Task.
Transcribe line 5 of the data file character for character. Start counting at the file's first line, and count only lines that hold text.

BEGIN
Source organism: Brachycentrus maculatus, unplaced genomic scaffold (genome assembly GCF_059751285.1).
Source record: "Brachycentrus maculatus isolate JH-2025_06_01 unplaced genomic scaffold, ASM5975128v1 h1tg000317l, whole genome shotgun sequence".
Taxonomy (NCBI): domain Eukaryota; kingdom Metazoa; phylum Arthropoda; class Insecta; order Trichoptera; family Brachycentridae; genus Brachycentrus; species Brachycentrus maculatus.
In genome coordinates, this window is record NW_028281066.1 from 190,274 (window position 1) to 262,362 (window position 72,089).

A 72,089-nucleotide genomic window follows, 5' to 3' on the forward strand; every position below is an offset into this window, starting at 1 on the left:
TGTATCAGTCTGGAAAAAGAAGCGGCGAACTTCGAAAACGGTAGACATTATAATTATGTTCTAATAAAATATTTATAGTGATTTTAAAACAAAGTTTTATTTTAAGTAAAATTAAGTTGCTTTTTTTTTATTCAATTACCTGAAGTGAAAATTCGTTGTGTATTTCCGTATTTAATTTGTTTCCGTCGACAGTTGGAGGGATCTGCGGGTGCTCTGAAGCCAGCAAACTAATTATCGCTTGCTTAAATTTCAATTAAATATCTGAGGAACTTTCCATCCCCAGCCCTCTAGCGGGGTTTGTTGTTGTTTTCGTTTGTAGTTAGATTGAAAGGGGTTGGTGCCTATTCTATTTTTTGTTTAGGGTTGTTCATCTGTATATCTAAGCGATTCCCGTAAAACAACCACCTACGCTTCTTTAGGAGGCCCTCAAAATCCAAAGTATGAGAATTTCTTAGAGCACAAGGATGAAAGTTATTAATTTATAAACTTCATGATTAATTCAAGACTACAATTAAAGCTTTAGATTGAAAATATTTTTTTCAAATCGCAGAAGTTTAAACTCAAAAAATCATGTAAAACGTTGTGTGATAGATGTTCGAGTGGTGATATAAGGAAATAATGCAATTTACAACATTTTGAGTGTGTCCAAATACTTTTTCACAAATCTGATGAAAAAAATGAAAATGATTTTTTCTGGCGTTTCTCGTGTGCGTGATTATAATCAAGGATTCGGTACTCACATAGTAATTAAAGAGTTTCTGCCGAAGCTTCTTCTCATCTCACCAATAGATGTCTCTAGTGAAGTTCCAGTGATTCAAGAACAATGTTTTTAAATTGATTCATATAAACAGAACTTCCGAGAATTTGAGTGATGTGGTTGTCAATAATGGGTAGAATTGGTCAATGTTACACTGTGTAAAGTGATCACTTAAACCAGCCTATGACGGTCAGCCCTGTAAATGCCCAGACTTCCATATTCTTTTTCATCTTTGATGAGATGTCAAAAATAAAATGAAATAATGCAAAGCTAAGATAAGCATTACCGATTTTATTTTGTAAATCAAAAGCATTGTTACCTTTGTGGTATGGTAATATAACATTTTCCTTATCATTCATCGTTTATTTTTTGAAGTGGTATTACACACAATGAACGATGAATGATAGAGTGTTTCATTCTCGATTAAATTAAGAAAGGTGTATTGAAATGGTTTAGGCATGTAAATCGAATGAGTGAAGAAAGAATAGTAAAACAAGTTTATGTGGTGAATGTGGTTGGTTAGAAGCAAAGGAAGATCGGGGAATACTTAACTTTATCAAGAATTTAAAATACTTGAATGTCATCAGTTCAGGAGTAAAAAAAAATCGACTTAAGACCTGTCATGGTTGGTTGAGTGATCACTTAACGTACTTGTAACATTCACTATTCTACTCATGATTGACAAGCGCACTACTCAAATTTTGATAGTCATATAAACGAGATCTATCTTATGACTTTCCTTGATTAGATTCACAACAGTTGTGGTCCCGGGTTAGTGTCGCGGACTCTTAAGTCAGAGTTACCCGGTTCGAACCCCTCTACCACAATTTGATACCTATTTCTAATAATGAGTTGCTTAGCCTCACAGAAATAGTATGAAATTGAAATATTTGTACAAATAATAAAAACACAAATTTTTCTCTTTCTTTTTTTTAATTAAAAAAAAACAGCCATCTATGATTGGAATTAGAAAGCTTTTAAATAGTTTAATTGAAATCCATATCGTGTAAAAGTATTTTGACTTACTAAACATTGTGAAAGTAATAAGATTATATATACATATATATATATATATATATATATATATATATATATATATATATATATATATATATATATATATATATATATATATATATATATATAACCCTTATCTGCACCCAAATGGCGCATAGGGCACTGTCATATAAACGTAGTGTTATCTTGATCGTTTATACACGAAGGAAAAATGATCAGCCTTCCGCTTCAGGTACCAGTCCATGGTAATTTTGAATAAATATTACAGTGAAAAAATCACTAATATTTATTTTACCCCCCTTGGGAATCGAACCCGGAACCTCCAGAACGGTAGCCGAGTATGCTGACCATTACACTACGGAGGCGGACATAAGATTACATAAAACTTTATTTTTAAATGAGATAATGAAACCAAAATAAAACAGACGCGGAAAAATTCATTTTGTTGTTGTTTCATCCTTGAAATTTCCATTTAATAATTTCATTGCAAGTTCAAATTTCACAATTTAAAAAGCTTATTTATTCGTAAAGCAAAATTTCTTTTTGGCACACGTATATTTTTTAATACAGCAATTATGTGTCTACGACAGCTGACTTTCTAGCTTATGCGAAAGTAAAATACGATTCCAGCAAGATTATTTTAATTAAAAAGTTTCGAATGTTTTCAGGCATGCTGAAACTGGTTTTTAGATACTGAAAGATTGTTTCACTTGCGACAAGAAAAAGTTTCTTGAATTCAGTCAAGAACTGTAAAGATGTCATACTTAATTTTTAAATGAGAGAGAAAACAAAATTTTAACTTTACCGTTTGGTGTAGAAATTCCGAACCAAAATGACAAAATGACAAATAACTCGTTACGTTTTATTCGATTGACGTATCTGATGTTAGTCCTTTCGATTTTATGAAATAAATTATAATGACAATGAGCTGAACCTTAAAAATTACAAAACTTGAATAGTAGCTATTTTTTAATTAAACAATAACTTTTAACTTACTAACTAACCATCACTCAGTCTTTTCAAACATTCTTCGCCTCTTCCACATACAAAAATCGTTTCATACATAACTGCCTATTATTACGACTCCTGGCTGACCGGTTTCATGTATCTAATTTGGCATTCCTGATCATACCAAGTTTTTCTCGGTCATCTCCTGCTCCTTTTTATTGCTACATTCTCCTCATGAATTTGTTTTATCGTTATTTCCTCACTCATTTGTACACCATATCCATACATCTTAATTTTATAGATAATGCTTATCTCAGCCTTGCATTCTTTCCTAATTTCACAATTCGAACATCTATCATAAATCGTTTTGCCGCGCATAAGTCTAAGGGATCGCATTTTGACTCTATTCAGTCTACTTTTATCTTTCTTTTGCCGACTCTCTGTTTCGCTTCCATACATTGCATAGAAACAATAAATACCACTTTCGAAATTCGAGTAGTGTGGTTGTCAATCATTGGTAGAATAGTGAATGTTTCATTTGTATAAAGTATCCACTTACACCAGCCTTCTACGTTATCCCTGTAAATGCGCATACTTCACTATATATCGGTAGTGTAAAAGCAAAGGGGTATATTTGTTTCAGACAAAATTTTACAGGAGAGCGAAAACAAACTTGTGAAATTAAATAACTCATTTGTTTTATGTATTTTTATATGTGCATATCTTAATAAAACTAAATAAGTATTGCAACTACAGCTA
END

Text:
A 72,089-nucleotide genomic window follows, 5' to 3' on the forward strand; every position below is an offset into this window, starting at 1 on the left: